See all posts by Royston Wild Danger ahead! 2 FTSE 100 stocks I wouldn’t touch with a bargepole I would like to receive emails from you about product information and offers from The Fool and its business partners. Each of these emails will provide a link to unsubscribe from future emails. More information about how The Fool collects, stores, and handles personal data is available in its Privacy Statement. Another day, another shocking set of data on the state of the UK economy. On Friday the Office for National Statistics announced that domestic GDP collapsed 20.4% in April, the biggest monthly drop ever. Ultra-cyclical stocks like FTSE 100-quoted Barclays (LSE: BARC) are likely to have suffered another ‘mare, then.Unless a second wave of Covid-19 infections hits later this year, Britain is likely over the worst of it. That’s not to say that Barclays and the other Foostie banks like Lloyds and RBS are out of the woods. Indeed, the boffins over at ING reckon that the economy will tank 9% in 2020, the bank noting that “social distancing constraints, consumer and business caution, as well as Brexit, all pose challenges to the UK economic recovery”.5G is here – and shares of this ‘sleeping giant’ could be a great way for you to potentially profit!According to one leading industry firm, the 5G boom could create a global industry worth US$12.3 TRILLION out of thin air…And if you click here we’ll show you something that could be key to unlocking 5G’s full potential…Trouble on all sidesYou don’t need to just consider the possibility of a prolonged and painful global recession, however. The consequent prospect of ultra-loose, profits-crushing monetary policy from the Bank of England creates another problem that investors need to worry about. The fact that Threadneedle Street is now openly contemplating negative interest rates underlines the seriousness of the issue.Established banks like Barclays also face the growing threat posed by the challenger banks. Research from digital banking tech provider Crealogix shows that around 14% of Britons now bank with one of these new kids on the block. And staggeringly, around a quarter of citizens under the age of 37 do business with one of the challengers.Barclays’s shocking share price performance shows that it’s been on the rack long before Covid-19 broke out. It’s fallen 55% in value during the past five years and there’s no reason to expect it to bounce back. I wouldn’t tough this battered FTSE 100 stock with a bargepole.Another FTSE 100 trap?Pearson (LSE: PSON) is another Footsie share where the long-term risks are too great. The educational materials provider has leapt 12% on Friday after it emerged that Cevian Capital holds a chunky 5.4% stake in the business. It has raised hopes that a much-needed shakeup of the company is in the offing. The departure of chief executive John Fallon could certainly make it easier for the activist investor to have its way.But will the move change Pearson’s fortunes considerably? It still has to overcome the immense challenges created by falling enrolment in the US college system and growing demand for low-cost teaching aids.Indeed, this is a problem that could worsen significantly over the medium term following the coronavirus crisis and the subsequent economic downturn. A recent study from the Institute of International Education suggests that 90% of colleges expect enrolment by non-US students for the 2020–21 academic year to drop on an annual basis. Expect meaty drops among US students, too.Like Barclays, Pearson’s share price has plummeted by more than half during the past five years. And there’s plenty of reason to expect it to keep on sinking. Royston Wild has no position in any of the shares mentioned. The Motley Fool UK has recommended Barclays, Lloyds Banking Group, and Pearson. Views expressed on the companies mentioned in this article are those of the writer and therefore may differ from the official recommendations we make in our subscription services such as Share Advisor, Hidden Winners and Pro. Here at The Motley Fool we believe that considering a diverse range of insights makes us better investors. Royston Wild | Friday, 12th June, 2020 | More on: BARC PSON Click here to claim your copy now — and we’ll tell you the name of this Top US Share… free of charge! Our 6 ‘Best Buys Now’ Shares Image source: Getty Images. I’m sure you’ll agree that’s quite the statement from Motley Fool Co-Founder Tom Gardner.But since our US analyst team first recommended shares in this unique tech stock back in 2016, the value has soared.What’s more, we firmly believe there’s still plenty of upside in its future. In fact, even throughout the current coronavirus crisis, its performance has been beating Wall St expectations.And right now, we’re giving you a chance to discover exactly what has got our analysts all fired up about this niche industry phenomenon, in our FREE special report, A Top US Share From The Motley Fool. Enter Your Email Address “This Stock Could Be Like Buying Amazon in 1997” Simply click below to discover how you can take advantage of this. Renowned stock-picker Mark Rogers and his analyst team at The Motley Fool UK have named 6 shares that they believe UK investors should consider buying NOW.So if you’re looking for more stock ideas to try and best position your portfolio today, then it might be a good day for you. Because we’re offering a full 33% off your first year of membership to our flagship share-tipping service, backed by our ‘no quibbles’ 30-day subscription fee refund guarantee.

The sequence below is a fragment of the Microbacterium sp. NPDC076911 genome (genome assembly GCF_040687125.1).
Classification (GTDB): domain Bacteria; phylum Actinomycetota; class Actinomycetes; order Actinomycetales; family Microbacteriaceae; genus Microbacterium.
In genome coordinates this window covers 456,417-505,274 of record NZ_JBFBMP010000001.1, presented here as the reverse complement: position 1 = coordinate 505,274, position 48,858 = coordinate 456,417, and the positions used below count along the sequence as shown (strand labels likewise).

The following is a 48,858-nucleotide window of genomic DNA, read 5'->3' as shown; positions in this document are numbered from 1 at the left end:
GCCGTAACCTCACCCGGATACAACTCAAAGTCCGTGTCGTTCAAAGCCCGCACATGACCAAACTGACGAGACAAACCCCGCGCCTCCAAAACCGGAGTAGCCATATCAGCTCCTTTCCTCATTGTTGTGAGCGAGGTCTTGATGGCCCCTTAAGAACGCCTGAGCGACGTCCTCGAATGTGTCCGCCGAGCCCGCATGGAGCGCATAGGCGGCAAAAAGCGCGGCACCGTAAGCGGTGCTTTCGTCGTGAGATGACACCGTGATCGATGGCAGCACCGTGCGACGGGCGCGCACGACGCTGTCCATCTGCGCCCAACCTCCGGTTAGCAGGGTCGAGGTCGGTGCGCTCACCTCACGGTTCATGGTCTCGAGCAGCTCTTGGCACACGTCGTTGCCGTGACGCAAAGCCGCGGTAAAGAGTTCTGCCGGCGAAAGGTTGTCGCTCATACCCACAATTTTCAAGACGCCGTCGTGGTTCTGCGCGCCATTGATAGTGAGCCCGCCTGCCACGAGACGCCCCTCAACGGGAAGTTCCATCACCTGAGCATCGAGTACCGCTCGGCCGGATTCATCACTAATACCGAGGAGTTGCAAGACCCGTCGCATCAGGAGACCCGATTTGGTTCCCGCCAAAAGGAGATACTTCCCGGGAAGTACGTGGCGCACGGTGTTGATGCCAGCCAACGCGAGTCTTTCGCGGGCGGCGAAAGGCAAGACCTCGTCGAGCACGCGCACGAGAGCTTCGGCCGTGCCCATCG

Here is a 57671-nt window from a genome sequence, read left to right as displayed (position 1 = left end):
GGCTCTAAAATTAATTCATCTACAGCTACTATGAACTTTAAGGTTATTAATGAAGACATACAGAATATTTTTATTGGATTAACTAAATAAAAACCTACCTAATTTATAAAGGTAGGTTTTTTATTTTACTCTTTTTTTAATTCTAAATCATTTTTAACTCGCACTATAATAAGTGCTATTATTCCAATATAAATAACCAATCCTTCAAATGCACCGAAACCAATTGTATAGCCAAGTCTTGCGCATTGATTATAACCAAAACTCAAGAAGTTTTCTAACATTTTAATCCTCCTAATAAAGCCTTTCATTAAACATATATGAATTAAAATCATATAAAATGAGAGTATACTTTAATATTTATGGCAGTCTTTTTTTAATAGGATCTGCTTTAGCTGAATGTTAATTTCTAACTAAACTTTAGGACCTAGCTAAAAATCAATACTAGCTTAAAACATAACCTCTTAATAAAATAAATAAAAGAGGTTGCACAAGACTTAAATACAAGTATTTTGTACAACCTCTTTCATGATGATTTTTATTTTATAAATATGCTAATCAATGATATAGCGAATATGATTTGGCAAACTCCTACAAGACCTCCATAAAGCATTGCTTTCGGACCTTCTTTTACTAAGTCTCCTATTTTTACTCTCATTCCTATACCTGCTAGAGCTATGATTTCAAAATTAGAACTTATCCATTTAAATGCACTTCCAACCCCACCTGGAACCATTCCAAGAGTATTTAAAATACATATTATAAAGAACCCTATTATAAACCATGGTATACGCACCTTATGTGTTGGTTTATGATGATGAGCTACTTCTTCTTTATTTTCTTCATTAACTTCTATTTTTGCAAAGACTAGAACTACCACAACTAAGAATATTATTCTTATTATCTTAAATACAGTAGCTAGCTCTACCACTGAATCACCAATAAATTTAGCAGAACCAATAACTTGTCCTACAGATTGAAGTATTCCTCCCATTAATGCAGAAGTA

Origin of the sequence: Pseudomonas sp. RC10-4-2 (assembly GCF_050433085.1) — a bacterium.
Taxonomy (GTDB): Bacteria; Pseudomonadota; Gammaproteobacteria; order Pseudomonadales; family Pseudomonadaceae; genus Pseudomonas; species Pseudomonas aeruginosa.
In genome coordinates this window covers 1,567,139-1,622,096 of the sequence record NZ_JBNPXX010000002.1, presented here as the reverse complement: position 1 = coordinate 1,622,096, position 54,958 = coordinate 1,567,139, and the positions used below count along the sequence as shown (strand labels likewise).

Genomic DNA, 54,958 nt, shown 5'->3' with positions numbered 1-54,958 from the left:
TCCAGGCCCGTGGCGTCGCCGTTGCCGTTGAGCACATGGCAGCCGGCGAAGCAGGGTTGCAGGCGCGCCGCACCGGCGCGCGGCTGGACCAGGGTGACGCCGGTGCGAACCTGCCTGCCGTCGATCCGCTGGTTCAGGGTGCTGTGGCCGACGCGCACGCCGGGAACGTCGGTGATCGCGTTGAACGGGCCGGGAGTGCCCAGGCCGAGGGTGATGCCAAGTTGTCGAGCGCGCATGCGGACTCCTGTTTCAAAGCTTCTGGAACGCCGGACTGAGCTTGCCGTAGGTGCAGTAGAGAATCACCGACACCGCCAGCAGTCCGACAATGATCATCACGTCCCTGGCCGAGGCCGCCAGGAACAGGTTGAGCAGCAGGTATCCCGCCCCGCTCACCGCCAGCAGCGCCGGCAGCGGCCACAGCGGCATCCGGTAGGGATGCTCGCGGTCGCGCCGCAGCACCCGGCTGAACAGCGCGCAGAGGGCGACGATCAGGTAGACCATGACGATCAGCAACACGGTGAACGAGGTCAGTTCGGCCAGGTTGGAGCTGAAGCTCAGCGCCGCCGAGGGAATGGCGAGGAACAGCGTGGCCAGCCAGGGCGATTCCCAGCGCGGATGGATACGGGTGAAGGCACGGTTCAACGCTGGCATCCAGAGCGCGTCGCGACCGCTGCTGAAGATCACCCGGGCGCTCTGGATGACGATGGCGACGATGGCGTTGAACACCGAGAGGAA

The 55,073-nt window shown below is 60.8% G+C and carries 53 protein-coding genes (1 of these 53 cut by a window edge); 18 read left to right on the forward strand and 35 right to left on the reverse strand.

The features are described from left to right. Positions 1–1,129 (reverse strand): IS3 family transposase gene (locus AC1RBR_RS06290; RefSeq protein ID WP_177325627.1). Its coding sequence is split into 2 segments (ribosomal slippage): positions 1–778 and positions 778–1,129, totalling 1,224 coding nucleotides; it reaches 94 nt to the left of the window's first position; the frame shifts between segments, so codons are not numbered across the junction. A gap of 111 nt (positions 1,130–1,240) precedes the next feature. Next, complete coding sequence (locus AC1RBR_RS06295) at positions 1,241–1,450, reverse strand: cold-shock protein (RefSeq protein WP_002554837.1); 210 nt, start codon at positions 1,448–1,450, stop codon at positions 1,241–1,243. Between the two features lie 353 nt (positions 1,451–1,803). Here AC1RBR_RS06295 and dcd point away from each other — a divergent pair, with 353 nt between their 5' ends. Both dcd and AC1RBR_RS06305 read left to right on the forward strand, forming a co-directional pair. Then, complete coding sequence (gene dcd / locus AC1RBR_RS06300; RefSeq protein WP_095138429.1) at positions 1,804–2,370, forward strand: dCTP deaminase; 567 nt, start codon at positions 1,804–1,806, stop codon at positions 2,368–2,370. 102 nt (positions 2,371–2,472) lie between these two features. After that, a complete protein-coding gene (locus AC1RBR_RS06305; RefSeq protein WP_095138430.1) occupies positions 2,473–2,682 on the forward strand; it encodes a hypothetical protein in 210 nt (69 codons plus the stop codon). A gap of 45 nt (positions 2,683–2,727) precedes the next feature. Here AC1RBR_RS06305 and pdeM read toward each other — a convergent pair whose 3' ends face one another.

Simply click below to discover how you can take advantage of this. British American Tobacco looks to expand into cannabis. Is BATS a good investment? I’m sure you’ll agree that’s quite the statement from Motley Fool Co-Founder Tom Gardner.But since our US analyst team first recommended shares in this unique tech stock back in 2016, the value has soared.What’s more, we firmly believe there’s still plenty of upside in its future. In fact, even throughout the current coronavirus crisis, its performance has been beating Wall St expectations.And right now, we’re giving you a chance to discover exactly what has got our analysts all fired up about this niche industry phenomenon, in our FREE special report, A Top US Share From The Motley Fool. See all posts by Kirsteen Mackay Renowned stock-picker Mark Rogers and his analyst team at The Motley Fool UK have named 6 shares that they believe UK investors should consider buying NOW.So if you’re looking for more stock ideas to try and best position your portfolio today, then it might be a good day for you. Because we’re offering a full 33% off your first year of membership to our flagship share-tipping service, backed by our ‘no quibbles’ 30-day subscription fee refund guarantee. “This Stock Could Be Like Buying Amazon in 1997” Kirsteen has no position in any of the shares mentioned. The Motley Fool UK has no position in any of the shares mentioned. Views expressed on the companies mentioned in this article are those of the writer and therefore may differ from the official recommendations we make in our subscription services such as Share Advisor, Hidden Winners and Pro. Here at The Motley Fool we believe that considering a diverse range of insights makes us better investors. In the wake of two new cannabis stocks listing on the London Stock Exchange this week (Kanabo and MGC Pharmaceuticals), 119-year-old British American Tobacco (LSE:BATS) is considering its options in the space.British American Tobacco’s foray into CBDThe FTSE 100 stalwart has been struggling in recent years as tobacco falls out of favour. Nowadays, it still sells big brand cigarettes such as Lucky Strike and Rothmans, but it’s also been repositioning into smoking alternatives such as vaping. Given its growing popularity, cannabis seems like the next logical step.5G is here – and shares of this ‘sleeping giant’ could be a great way for you to potentially profit!According to one leading industry firm, the 5G boom could create a global industry worth US$12.3 TRILLION out of thin air…And if you click here we’ll show you something that could be key to unlocking 5G’s full potential…Speaking to CNBC, BATS Chief Marketing Officer Kingsley Wheaton said: “last year we signalled that we would look at consumer spaces beyond nicotine and indeed CBD would be one of those…it’s an exciting growth area for our business for the future”.CBD or cannabidiol, is a cannabis ingredient derived from hemp. While consumer demand is rocketing, the regulatory landscape remains pretty strict. And this becomes particularly complex between countries and regions.British American Tobacco has begun a CBD pilot program in Manchester. Its VUSE CBD Zone is a CBD vaping product. It currently comes in three flavours and two strengths.Is British American Tobacco profitable?BATS has a price-to-earnings ratio of 9, earnings per share are £2.10, and it’s one of the best dividend payers on the FTSE 100 at 8%. However, the dividend cover is only at 1 times, so it wouldn’t take much for a cut to be considered. Particularly as the company has £40bn of net debt. Click here to claim your copy now — and we’ll tell you the name of this Top US Share… free of charge! Our 6 ‘Best Buys Now’ Shares Image source: Getty Images Enter Your Email Address Kirsteen Mackay | Thursday, 18th February, 2021 | More on: BATS I would like to receive emails from you about product information and offers from The Fool and its business partners. Each of these emails will provide a link to unsubscribe from future emails. More information about how The Fool collects, stores, and handles personal data is available in its Privacy Statement. Nevertheless, the pandemic hasn’t been as hard on BAT’s bottom line as we might have expected. It’s been growing its revenues, profits, and earnings despite the difficult backdrop. The company is now speeding up the transformation of its business. This includes becoming more tech-savvy. It’s made a significant shift into e-commerce and year-on-year its online revenues are up 200%, with subscribers now at 20,000.The Covid-19 travel restrictions did thwart sales of its duty-free cigarettes, but a surge in demand for its vaping kits has made up for this.In its full-year preliminary results posted on Wednesday, BATS reported close to a 9% rise in profits. Its VUSE and VYPE vaping kit sales climbed 52%. And its online vape sales rose 40% as 17,500 people signed up to become regular subscribers.These are positive signs of a transition in progress, but British American Tobacco still faces many challenges. Diversifying its product pipelineStaying relevant and financial fund friendly in an environmental, social, and corporate governance (ESG) environment is a hurdle tobacco firms are facing. Many investors in exchange-traded funds (ETF) now demand ESG-friendly portfolios devoid of tobacco and other sin stocks. British American Tobacco is clearly aware of this and is on a mission to reduce the harm of its business.It has been cost cutting and re-evaluating to focus on building a portfolio and brands of the future. One possible entrant is its CBD products, but it also has other ideas for diversification in the pipeline.The company is often considered a recession-proof stock because it sells products that people will buy no matter how the economy looks. But the British American Tobacco share price fell on news of the results, despite beating analysts’ expectations.I think this looks a good dividend stock for a long-term portfolio, but I’m reluctant to own it because of the damage cigarettes do.